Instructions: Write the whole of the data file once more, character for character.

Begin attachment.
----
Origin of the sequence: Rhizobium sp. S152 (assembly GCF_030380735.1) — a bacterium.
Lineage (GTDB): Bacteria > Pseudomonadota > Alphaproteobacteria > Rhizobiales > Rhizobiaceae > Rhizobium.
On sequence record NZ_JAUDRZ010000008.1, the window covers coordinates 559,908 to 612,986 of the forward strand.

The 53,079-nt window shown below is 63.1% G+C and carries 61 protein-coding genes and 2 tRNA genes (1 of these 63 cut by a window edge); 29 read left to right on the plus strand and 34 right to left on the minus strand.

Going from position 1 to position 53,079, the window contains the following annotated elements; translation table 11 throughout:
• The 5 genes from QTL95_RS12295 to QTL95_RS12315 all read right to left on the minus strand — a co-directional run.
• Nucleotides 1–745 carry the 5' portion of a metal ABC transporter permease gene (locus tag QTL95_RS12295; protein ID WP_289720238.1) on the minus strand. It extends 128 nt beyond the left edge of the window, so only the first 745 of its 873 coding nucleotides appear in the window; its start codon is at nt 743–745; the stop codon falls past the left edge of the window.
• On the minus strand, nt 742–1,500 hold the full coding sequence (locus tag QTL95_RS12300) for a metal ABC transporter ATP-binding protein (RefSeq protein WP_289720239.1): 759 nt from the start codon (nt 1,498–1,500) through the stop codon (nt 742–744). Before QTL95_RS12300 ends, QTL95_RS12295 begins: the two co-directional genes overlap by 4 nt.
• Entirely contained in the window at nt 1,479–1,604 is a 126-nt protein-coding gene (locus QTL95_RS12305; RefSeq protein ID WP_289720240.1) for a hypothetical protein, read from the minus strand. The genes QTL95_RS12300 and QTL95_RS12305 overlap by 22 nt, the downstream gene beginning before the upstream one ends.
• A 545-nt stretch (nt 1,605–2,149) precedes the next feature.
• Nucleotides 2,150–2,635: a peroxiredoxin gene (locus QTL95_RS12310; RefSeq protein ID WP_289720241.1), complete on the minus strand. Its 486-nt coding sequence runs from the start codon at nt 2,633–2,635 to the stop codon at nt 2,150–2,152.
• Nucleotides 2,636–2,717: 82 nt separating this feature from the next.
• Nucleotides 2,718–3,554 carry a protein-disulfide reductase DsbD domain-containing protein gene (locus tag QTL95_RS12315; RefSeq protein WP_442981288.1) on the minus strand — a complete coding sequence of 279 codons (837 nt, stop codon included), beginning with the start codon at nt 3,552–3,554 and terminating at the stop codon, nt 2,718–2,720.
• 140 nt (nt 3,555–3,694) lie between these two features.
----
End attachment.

Origin of the sequence: Rhizobium sp. S152 (assembly GCF_030380735.1) — a bacterium.
Lineage (GTDB): Bacteria > Pseudomonadota > Alphaproteobacteria > Rhizobiales > Rhizobiaceae > Rhizobium.
On sequence record NZ_JAUDRZ010000008.1, the window covers coordinates 559,908 to 612,986 of the forward strand.

The 53,079-nt window shown below is 63.1% G+C and carries 61 protein-coding genes and 2 tRNA genes (1 of these 63 cut by a window edge); 29 read left to right on the plus strand and 34 right to left on the minus strand.

Going from position 1 to position 53,079, the window contains the following annotated elements; translation table 11 throughout:
• The 5 genes from QTL95_RS12295 to QTL95_RS12315 all read right to left on the minus strand — a co-directional run.
• Nucleotides 1–745 carry the 5' portion of a metal ABC transporter permease gene (locus tag QTL95_RS12295; protein ID WP_289720238.1) on the minus strand. It extends 128 nt beyond the left edge of the window, so only the first 745 of its 873 coding nucleotides appear in the window; its start codon is at nt 743–745; the stop codon falls past the left edge of the window.
• On the minus strand, nt 742–1,500 hold the full coding sequence (locus tag QTL95_RS12300) for a metal ABC transporter ATP-binding protein (RefSeq protein WP_289720239.1): 759 nt from the start codon (nt 1,498–1,500) through the stop codon (nt 742–744). Before QTL95_RS12300 ends, QTL95_RS12295 begins: the two co-directional genes overlap by 4 nt.
• Entirely contained in the window at nt 1,479–1,604 is a 126-nt protein-coding gene (locus QTL95_RS12305; RefSeq protein ID WP_289720240.1) for a hypothetical protein, read from the minus strand. The genes QTL95_RS12300 and QTL95_RS12305 overlap by 22 nt, the downstream gene beginning before the upstream one ends.
• A 545-nt stretch (nt 1,605–2,149) precedes the next feature.
• Nucleotides 2,150–2,635: a peroxiredoxin gene (locus QTL95_RS12310; RefSeq protein ID WP_289720241.1), complete on the minus strand. Its 486-nt coding sequence runs from the start codon at nt 2,633–2,635 to the stop codon at nt 2,150–2,152.
• Nucleotides 2,636–2,717: 82 nt separating this feature from the next.
• Nucleotides 2,718–3,554 carry a protein-disulfide reductase DsbD domain-containing protein gene (locus tag QTL95_RS12315; RefSeq protein WP_442981288.1) on the minus strand — a complete coding sequence of 279 codons (837 nt, stop codon included), beginning with the start codon at nt 3,552–3,554 and terminating at the stop codon, nt 2,718–2,720.
• 140 nt (nt 3,555–3,694) lie between these two features.